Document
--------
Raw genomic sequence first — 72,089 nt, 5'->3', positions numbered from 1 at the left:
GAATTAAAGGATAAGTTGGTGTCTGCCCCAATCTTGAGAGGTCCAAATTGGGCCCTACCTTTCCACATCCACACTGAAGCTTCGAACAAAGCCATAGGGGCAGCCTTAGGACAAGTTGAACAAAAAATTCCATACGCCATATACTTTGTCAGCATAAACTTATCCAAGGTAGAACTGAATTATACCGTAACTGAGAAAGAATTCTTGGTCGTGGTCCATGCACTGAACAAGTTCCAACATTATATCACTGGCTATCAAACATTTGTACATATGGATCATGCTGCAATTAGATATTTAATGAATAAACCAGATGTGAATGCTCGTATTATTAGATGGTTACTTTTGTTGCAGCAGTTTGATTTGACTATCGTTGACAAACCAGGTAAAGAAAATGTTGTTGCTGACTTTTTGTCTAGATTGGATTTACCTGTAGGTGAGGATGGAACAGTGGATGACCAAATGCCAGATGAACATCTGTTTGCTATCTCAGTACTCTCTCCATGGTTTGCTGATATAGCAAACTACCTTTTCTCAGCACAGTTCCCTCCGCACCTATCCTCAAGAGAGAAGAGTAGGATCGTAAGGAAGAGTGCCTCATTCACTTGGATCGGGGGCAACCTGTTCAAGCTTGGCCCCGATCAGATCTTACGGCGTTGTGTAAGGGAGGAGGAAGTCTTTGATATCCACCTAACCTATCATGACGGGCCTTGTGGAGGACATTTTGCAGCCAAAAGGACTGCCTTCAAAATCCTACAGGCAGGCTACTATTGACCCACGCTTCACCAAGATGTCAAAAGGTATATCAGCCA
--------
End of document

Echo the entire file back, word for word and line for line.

Raw genomic sequence first — 72,089 nt, 5'->3', positions numbered from 1 at the left:
GAATTAAAGGATAAGTTGGTGTCTGCCCCAATCTTGAGAGGTCCAAATTGGGCCCTACCTTTCCACATCCACACTGAAGCTTCGAACAAAGCCATAGGGGCAGCCTTAGGACAAGTTGAACAAAAAATTCCATACGCCATATACTTTGTCAGCATAAACTTATCCAAGGTAGAACTGAATTATACCGTAACTGAGAAAGAATTCTTGGTCGTGGTCCATGCACTGAACAAGTTCCAACATTATATCACTGGCTATCAAACATTTGTACATATGGATCATGCTGCAATTAGATATTTAATGAATAAACCAGATGTGAATGCTCGTATTATTAGATGGTTACTTTTGTTGCAGCAGTTTGATTTGACTATCGTTGACAAACCAGGTAAAGAAAATGTTGTTGCTGACTTTTTGTCTAGATTGGATTTACCTGTAGGTGAGGATGGAACAGTGGATGACCAAATGCCAGATGAACATCTGTTTGCTATCTCAGTACTCTCTCCATGGTTTGCTGATATAGCAAACTACCTTTTCTCAGCACAGTTCCCTCCGCACCTATCCTCAAGAGAGAAGAGTAGGATCGTAAGGAAGAGTGCCTCATTCACTTGGATCGGGGGCAACCTGTTCAAGCTTGGCCCCGATCAGATCTTACGGCGTTGTGTAAGGGAGGAGGAAGTCTTTGATATCCACCTAACCTATCATGACGGGCCTTGTGGAGGACATTTTGCAGCCAAAAGGACTGCCTTCAAAATCCTACAGGCAGGCTACTATTGACCCACGCTTCACCAAGATGTCAAAAGGTATATCAGCCA